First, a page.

Baseball’s offseason is starting to get real, just in time for the Mets to tackle a series of weighty questions — with major implications for 2023 and beyond — during the main event.
The winter meetings are back for the first time in three years, running from Sunday night through Wednesday afternoon in San Diego. Executives, agents and usually even a few players descend upon one site, this time the Manchester Grand Hyatt, creating an environment ripe for deal-making — especially for teams such as the Mets, who have lots of deals to make.
Entering the big week, the Mets at least have clarity regarding star pitcher Jacob deGrom, who signed a five-year, $185 million contract with the Rangers on Friday. That leaves general manager Billy Eppler and his inner circle of baseball operations officials grappling with how else to fill out the rotation, which is near the top of a to-do list that also includes whether to re-sign or replace Brandon Nimmo and how to reconstruct most of a bullpen.
Whatever the answers are, the answers should be coming soon. The groundwork-laying early portion of the offseason is over.
“Talks are continuing to advance on a number of fronts, in a number of demographics — whether it’s starting pitching or position players,” Eppler said Thursday before deGrom bolted. “There’s some more clarity. As that continues to happen and as those conversations, you get a sense of things that fall into reality or maybe some things where the gap just provides too great to bridge that. It’s all the discovery process. We’re moving toward being able to identify more realities.”
Among two possible realities: righthander Justin Verlander and lefthander Carlos Rodon, the remaining ace-caliber pitchers available via free agency. Each has his pros and cons.
The upside of Verlander is he remains elite. Pitching regularly for the first time in three years, he returned from Tommy John surgery and won the American League Cy Young Award, posting a 1.75 ERA and 0.83 WHIP, both the best in the majors. He’ll likely receive a relatively short contract, which is always safer than a longer one for clubs.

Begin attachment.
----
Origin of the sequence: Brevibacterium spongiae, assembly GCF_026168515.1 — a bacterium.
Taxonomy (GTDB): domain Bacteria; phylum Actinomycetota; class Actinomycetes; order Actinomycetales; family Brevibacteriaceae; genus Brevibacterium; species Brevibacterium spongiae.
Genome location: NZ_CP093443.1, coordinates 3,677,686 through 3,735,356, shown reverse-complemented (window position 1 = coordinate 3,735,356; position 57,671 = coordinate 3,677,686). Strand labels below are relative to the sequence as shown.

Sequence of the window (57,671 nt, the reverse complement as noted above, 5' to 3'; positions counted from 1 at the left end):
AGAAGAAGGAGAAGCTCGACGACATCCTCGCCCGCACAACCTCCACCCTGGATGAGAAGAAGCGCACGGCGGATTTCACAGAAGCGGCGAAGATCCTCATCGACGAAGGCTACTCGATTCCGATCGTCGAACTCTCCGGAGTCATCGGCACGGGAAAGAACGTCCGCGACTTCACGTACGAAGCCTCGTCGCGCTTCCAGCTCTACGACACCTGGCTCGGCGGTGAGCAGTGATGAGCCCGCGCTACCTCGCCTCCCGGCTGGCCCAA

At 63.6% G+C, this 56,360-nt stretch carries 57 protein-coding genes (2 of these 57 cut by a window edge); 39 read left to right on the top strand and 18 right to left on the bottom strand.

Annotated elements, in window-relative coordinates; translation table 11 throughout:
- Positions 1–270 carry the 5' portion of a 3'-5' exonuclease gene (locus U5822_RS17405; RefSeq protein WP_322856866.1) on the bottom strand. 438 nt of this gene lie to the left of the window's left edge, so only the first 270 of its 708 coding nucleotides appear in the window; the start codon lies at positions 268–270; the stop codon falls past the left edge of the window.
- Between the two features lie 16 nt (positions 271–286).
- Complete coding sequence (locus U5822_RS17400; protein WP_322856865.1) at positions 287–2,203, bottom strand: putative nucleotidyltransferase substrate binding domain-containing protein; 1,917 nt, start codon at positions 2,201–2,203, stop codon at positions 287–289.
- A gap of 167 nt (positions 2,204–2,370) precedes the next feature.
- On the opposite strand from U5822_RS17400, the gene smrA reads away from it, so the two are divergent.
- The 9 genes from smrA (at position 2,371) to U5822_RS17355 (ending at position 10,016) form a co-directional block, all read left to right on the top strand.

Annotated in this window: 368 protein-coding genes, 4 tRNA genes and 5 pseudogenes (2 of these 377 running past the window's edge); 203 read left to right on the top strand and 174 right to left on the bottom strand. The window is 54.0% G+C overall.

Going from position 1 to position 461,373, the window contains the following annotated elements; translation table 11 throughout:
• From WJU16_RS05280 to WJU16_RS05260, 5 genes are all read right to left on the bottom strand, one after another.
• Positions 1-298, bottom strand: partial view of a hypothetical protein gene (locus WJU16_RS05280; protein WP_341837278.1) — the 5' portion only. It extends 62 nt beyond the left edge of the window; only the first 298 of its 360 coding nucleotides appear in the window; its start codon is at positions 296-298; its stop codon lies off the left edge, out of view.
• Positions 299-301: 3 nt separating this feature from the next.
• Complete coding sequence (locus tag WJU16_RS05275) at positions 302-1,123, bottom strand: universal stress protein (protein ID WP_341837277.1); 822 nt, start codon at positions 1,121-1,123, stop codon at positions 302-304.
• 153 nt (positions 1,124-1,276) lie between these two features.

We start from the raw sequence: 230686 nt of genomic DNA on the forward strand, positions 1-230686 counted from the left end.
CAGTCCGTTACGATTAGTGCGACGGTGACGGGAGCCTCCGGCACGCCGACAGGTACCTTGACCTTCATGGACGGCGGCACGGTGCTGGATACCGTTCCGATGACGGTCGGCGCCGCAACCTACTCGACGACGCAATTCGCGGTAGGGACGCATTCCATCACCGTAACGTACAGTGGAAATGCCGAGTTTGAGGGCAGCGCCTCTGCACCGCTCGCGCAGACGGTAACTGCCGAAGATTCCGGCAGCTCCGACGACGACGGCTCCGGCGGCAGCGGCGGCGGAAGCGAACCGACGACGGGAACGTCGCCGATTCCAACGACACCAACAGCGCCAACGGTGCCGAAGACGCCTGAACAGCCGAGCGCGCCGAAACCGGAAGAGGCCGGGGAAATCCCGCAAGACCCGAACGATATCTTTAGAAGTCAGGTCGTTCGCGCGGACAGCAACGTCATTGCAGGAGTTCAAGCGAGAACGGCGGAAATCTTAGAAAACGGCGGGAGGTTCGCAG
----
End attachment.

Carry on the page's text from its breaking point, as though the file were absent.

But Verlander will be 40 next season, so signing him would require taking on a risk similar to the one the Mets accepted in bringing in Max Scherzer last offseason: Sooner or later, Father Time will win out. Verlander won’t stay excellent forever, so the team that lands him has to hope that continues for at least most of his new deal. He also is reportedly looking for a Scherzer-type contract — an average annual salary of $43.3 million for three years — which in the Mets’ case would mean committing nearly $90 million to two older pitchers. That is a lot, even for Steve Cohen’s team.
Rodon, who turns 30 next Saturday, is a decade younger and has 2,300 fewer innings on his arm. He has been very good the past two seasons — 2.67 ERA, 1.00 WHIP, All-Star selection both years — and probably won’t reach the Scherzer/deGrom realm in salary. That might matter to the Mets, who were excited to save a few million dollars via deferred money in Edwin Diaz’s contract (five years, $102 million).
But 2021-22 represents Rodon’s entire track record of success. Before that, he was mediocre or injured or both for six seasons — a career trajectory that is reminiscent of James McCann’s before the Mets signed him. Because he still is relatively young, Rodon is more likely to get a longer contract, too. And because he has the qualifying offer attached, the Mets would give up their second- and fifth-highest draft picks and $1 million from their international bonus pool as a penalty for signing Rodon.
The Mets, who return only two regular starters from the 2022 rotation, need to bring in more than one. Other free agents include a couple of their own guys — Chris Bassitt and Taijuan Walker — plus Kodai Senga, Andrew Heaney, Jameson Taillon and Jose Quintana.
A popular trade-rumors name in recent years: Pablo Lopez of the Marlins. Though either team could be hesitant to deal within the division, might Miami be interested in a package headlined by South Florida native Mark Vientos?
These will be the first winter meetings since 2019, when they coincidentally also were in San Diego. MLB then canceled the marquee event because of the pandemic in 2020 and the owners’ lockout in 2021.
It was at the most recent winter meetings that the Mets talked with Cleveland about a trade for shortstop Francisco Lindor — about 13 months before they actually agreed on a swap, under the Mets’ new ownership and front-office leadership.
Instead, the Mets signed Rick Porcello and Michael Wacha that week in an attempt to bolster the rotation. They probably can do better this time.